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‘Love and Rockets: The First Fifty: The Classic 40th Anniversary Collection’ HC (review)

Written and Illustrated by
Gilbert, Jaime and Mario Hernandez
Published by Fantagaphics Books


There are a lot of ways to read Love and Rockets after forty years.

The seminal and celebrated independent comic from Los Bros Hernandez—Gilbert, Jaime, and Mario—began in 1982 and ran for fifteen years in a quarterly, magazine style format published by Fantagraphics.

Taking a hiatus with issue 50 in 1996, Los Bros returned to the book in 2001 and have published almost continuously since.

The work has been collected and reprinted over the years in more than fifty trade editions and omnibuses.

These collections have brought together Gilbert’s “Palomar” stories and Jaime’s “Locas” stories individually rather than in the mixed, serialized form in which they first appeared in the L&R comics.

Love and Rockets: The First Fifty—The Classic 40th Anniversary Collection marks the first time that the series has been collected in chronological order. This eight-volume hardcover edition features the first fifty issues of the comics as they were published, complete with editorials, reader letters, and advertisements. This set clocks in at 2200 pages and 27.5 pounds.

The massive collection provides a uniquely rewarding experience for fans and newcomers alike. The artwork, rendered in its original proportions, is as eye-popping from the first page as it was when Los Bros self-published their first issue in 1981.

Jumping on at the very beginning allows the reader the see the Hernandez Brothers evolve together as artists in real time. What seems at first glance to be a collection of random strips influenced by superhero comics, the funny pages, B-movies, and Latin American magical realism quickly transforms into something much more ambitious and unlike anything in comics at that time.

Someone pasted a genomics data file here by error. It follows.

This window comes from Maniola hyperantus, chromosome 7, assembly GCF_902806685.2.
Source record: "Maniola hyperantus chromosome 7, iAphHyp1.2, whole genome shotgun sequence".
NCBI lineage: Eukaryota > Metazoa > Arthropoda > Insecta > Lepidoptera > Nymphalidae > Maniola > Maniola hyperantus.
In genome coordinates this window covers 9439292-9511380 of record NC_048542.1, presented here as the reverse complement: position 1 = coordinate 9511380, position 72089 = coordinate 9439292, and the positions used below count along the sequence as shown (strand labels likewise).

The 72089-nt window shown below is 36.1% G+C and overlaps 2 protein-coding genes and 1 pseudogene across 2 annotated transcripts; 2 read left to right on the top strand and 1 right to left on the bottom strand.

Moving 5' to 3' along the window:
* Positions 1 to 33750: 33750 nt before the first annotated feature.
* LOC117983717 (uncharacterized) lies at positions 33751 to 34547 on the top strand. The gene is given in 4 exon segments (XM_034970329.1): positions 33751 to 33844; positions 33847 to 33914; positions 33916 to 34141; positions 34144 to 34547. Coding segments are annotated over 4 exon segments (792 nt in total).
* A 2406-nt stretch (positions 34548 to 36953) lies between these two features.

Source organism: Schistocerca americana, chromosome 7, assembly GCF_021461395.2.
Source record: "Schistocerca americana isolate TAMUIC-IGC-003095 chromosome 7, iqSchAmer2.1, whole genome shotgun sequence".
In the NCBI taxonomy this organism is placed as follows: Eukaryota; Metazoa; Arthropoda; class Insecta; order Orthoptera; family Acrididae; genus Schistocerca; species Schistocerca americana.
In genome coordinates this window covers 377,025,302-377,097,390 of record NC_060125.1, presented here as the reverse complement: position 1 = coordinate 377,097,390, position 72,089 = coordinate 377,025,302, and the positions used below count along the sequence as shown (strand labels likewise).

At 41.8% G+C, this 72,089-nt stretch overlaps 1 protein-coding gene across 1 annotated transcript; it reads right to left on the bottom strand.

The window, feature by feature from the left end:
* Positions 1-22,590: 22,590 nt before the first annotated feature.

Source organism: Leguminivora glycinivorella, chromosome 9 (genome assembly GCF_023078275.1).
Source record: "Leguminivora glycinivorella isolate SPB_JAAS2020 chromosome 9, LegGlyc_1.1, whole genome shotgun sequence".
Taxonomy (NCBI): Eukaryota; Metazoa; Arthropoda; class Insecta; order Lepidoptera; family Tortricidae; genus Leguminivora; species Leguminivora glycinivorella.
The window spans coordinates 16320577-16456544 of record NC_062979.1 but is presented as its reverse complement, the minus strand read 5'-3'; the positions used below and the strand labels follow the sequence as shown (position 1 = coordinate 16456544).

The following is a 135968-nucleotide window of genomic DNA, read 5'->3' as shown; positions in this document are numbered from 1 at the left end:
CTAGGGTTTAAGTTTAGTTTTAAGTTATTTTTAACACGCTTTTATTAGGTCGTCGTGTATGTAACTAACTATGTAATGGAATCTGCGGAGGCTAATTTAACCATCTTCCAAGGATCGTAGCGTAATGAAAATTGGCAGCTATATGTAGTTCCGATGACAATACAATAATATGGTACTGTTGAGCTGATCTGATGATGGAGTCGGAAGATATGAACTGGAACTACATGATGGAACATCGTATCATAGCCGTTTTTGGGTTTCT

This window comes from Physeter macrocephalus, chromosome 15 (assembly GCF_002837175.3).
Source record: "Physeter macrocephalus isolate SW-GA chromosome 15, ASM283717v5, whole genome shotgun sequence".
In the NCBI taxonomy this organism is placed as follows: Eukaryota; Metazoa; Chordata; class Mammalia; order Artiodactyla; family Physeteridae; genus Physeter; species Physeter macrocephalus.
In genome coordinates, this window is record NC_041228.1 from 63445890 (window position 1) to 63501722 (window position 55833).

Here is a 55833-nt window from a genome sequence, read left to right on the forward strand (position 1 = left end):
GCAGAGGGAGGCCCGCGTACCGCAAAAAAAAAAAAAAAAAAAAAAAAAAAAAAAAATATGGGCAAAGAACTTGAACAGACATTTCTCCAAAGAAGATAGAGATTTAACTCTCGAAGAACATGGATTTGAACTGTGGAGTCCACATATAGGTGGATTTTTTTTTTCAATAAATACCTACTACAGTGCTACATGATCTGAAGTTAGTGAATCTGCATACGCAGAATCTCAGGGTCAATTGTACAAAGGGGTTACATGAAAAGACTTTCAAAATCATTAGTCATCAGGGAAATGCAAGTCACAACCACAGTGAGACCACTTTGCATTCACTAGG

Celebrated now for their portrayals of women and the Latinx and LGBTQ communities, Jaime and Gilbert launch in issue 2 the individual serialized storylines which would become the twin pillars of the series, each a rich, fully formed world with characters that would grow and evolve in real time.

The inclusion of all the material from these issues enriches the experience.

Editorials from Fantagraphics publisher Gary Groth, letters from fans and comics pros, and even advertisements provide an interesting window into the development of the series as well as the state of the comics industry and America throughout the 1980s and ‘90s.

Further enhancing this Love and Rockets collection is an entire 278-page volume of supplemental material ranging from interviews to essays to reviews in both industry and mainstream press. Also included is a gorgeous, full color gallery of covers and assorted work from Mario, Gilbert, and Jaime.

A collection of this scale comes with a comparable price tag. At $400.00, these eight volumes might not fit the budget of casual collectors. But for readers looking to immerse themselves in one of the most textured and rewarding series in comics or latecomers wanting to experience the work as it originally appeared, Love and Rockets: The First Fifty is a world waiting to be explored.




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